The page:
Improved and more continuous soil monitoring is sorely needed. According to the Food and Agriculture Organization of the United Nations (FAO), a quarter of all agricultural land was already degraded as of 2011. This means that such soil contains hardly any organic matter, which is where life-giving transformation processes take place. As insects and microorganisms decompose this dead plant and animal matter, using enzymes to break it down into its chemical components, they produce raw materials and nutrients for new plant growth. With advancing degradation, however, soil loses this ecological function and becomes barren.
To determine how healthy agricultural soils are today, scientists test them regularly. However, the measurements are time-consuming and expensive, so testing is widely scattered and occurs at lengthy time intervals. Moreover, the soil samples aren’t evaluated on site, but rather in specialised laboratories. “This changes the conditions in the samples and can distort the results,” explains soil scientist Sonia Meller. In addition, various methods are applied in preparing and measuring the samples, so it becomes nearly impossible to compare results from different times and locations.
Against this background a team of ETH Zurich researchers around Meller and agriculture scientist Hélène Iven have developed Digit Soil, the first sensor to measure soil quality on site – quickly and cheaply.
Their new portable sensor is a small box roughly the size of a paperback novel which measures the activity of a host of enzymes responsible for organic material decomposition in the soil. These include phosphates, which break down chemicals containing phosphorous, glucosidases, which split sugar molecules, and proteases, which break down proteins.
The core of the sensor is a square-shaped membrane containing separate fields to which different molecules are applied as substrates for the soil enzymes. One unique feature of this approach is that the substrates contain a chemical component which fluoresces as soon as the enzymes begin acting on it. The sensor’s electronics measure the brightness of this fluorescence, and with it, the level of enzyme activity. All the tester has to do is press the sensor with its membrane into the earth and the results are saved to a USB stick in just a few minutes.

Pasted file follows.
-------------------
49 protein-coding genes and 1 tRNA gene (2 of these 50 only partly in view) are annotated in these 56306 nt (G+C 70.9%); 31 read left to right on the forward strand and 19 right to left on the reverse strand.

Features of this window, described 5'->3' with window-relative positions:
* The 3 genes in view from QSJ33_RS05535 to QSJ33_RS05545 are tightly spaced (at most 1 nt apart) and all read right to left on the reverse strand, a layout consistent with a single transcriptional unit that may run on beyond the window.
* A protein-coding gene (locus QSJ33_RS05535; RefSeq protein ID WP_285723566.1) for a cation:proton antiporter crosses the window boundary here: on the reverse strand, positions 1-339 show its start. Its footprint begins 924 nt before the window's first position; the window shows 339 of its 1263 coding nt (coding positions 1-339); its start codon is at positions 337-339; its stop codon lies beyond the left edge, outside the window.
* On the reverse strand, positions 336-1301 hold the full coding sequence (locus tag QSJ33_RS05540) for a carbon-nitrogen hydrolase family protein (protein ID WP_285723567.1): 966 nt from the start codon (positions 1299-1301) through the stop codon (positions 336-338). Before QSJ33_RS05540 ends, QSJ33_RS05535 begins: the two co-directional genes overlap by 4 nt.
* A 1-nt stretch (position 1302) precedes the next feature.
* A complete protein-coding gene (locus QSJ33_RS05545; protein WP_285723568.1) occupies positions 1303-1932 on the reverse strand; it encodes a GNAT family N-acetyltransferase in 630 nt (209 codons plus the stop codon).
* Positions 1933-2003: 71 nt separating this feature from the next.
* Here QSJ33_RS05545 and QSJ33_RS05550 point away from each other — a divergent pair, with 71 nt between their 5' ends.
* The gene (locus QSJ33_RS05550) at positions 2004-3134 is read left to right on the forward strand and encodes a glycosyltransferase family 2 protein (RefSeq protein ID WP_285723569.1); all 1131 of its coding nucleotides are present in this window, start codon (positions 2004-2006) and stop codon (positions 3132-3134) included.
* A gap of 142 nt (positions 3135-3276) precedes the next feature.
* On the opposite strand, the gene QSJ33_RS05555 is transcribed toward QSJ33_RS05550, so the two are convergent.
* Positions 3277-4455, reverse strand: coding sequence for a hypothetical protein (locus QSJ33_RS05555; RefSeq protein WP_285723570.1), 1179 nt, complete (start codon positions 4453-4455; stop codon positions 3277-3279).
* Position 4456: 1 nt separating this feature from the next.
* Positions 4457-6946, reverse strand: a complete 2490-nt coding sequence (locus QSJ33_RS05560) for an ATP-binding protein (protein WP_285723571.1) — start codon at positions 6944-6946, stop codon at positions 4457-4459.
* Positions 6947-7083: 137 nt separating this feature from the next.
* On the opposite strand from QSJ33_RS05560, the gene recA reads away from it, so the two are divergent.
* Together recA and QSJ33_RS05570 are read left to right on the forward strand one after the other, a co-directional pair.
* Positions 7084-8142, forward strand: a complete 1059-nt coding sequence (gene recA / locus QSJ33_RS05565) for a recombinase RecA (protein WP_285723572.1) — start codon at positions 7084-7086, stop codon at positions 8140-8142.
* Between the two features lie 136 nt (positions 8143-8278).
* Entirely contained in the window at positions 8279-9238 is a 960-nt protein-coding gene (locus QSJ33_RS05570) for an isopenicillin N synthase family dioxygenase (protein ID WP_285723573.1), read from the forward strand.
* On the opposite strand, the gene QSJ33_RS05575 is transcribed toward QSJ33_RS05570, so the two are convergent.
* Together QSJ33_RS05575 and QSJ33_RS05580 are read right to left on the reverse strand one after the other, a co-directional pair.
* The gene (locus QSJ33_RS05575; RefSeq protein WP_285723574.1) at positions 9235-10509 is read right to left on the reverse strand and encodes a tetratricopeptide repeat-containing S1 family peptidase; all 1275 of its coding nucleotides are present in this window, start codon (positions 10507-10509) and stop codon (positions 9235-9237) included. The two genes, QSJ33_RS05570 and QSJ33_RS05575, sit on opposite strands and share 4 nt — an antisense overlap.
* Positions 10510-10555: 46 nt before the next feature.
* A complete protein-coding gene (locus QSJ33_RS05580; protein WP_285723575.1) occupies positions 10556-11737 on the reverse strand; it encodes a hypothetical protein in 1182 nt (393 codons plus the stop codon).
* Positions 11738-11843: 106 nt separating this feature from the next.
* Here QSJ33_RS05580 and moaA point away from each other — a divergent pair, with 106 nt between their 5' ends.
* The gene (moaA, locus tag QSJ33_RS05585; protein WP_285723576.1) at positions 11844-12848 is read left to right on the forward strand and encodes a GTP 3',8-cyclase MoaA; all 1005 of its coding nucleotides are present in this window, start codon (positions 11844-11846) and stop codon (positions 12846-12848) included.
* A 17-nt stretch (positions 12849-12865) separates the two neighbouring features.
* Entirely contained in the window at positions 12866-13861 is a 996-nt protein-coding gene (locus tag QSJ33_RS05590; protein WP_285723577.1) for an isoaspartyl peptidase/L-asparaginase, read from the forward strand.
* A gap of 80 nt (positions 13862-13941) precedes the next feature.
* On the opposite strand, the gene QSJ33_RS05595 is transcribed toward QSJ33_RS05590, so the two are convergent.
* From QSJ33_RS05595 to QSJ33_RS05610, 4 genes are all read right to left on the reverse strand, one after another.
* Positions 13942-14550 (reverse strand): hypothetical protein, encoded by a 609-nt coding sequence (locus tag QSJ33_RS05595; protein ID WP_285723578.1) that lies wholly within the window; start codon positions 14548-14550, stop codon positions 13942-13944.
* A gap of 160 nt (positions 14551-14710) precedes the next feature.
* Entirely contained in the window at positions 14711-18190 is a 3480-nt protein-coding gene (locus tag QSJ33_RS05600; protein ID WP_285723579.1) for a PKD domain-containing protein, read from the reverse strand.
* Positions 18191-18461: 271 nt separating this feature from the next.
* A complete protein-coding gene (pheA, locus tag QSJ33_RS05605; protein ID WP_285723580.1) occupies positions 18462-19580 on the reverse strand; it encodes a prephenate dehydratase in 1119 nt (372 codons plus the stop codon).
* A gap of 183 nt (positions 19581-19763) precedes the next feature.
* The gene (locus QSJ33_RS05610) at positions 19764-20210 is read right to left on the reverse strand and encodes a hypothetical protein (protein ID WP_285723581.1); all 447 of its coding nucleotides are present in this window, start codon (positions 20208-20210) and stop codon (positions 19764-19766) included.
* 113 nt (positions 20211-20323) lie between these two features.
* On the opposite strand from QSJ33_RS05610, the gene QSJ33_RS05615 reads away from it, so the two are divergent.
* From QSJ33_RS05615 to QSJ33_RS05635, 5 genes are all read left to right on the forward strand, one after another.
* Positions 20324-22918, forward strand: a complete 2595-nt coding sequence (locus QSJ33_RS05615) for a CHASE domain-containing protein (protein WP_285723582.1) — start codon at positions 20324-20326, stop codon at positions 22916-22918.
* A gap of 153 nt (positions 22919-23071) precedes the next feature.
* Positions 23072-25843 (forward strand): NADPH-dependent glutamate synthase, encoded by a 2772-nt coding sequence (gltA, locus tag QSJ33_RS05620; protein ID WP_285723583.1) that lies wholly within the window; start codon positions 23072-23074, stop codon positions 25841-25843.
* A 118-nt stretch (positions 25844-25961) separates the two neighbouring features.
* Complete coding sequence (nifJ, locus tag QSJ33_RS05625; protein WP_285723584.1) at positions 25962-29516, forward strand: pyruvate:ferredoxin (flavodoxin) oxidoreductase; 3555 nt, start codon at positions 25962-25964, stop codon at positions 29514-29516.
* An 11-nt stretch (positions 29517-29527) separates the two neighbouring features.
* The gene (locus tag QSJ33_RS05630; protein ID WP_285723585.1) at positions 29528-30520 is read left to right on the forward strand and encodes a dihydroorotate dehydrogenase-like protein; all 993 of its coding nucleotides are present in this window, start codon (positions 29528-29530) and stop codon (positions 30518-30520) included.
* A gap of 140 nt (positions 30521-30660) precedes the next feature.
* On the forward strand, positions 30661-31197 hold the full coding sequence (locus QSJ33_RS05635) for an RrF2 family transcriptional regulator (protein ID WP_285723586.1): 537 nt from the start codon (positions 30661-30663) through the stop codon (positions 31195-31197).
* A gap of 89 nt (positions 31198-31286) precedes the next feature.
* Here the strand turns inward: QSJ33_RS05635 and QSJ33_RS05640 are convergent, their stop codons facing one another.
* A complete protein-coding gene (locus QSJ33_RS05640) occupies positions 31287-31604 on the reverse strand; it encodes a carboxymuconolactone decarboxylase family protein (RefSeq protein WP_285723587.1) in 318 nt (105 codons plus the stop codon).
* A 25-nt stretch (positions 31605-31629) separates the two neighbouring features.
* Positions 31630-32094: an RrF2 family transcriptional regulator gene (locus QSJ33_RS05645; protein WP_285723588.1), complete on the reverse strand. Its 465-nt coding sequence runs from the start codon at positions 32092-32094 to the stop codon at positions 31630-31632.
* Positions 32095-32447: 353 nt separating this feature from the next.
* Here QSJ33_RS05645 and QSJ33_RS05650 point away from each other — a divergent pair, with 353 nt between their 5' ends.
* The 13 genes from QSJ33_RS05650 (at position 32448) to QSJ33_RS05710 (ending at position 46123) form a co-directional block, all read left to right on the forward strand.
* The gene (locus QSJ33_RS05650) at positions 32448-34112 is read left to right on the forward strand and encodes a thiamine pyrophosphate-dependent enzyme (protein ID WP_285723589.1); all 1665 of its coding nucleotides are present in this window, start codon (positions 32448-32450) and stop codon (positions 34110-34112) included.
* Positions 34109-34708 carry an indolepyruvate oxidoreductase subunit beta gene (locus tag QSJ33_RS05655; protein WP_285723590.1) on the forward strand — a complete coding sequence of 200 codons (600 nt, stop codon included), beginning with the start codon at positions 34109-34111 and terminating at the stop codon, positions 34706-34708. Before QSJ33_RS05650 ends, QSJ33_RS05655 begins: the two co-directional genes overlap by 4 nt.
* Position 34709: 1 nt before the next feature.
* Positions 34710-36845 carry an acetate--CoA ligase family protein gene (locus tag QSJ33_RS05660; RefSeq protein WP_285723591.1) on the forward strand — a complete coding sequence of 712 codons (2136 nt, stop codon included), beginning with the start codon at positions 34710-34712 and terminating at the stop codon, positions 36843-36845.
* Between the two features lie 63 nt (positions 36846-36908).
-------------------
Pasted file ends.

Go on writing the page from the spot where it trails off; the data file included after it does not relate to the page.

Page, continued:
The measurements of enzyme activity provide a basis for conclusions about the soil quality and the effect of agricultural actions, such as tillage or the use of pesticides. Intensive ploughing, for example, eventually leads to lower enzyme activity due to a loss in organic matter. “This is a sign that degradation is beginning,” Iven says.
Nonetheless, processes in the soil are highly complex, and it is still difficult to derive direct recommendations for agriculture from the measurements. “We first have to examine more closely how enzyme activity, which we can now measure rapidly and in a standardised way, relates to soil quality,” Meller says, “and to do that, we need a huge amount of data.”
The team’s data collection efforts will soon get a boost from their first customers. Several researchers, including some at the Swiss Research Institute of Organic Agriculture (FiBL), are to begin testing the first version of the Digit Soil sensor this year. This data will then help Meller and Iven to validate their measurement methods and link the findings with processes in the soil.
Ultimately, the two scientists aim to use their rapid test to map how different actions affect the soil. They eventually want to offer the authorities a tool that will help provide sustainable support for soil health. In the future, farmers should be able to use the sensor themselves to monitor the quality of their land and the effects of their actions – such as what fertilisers and pesticides they should spray on their fields and which ones they would do better to avoid.
Further information at the Digit Soil website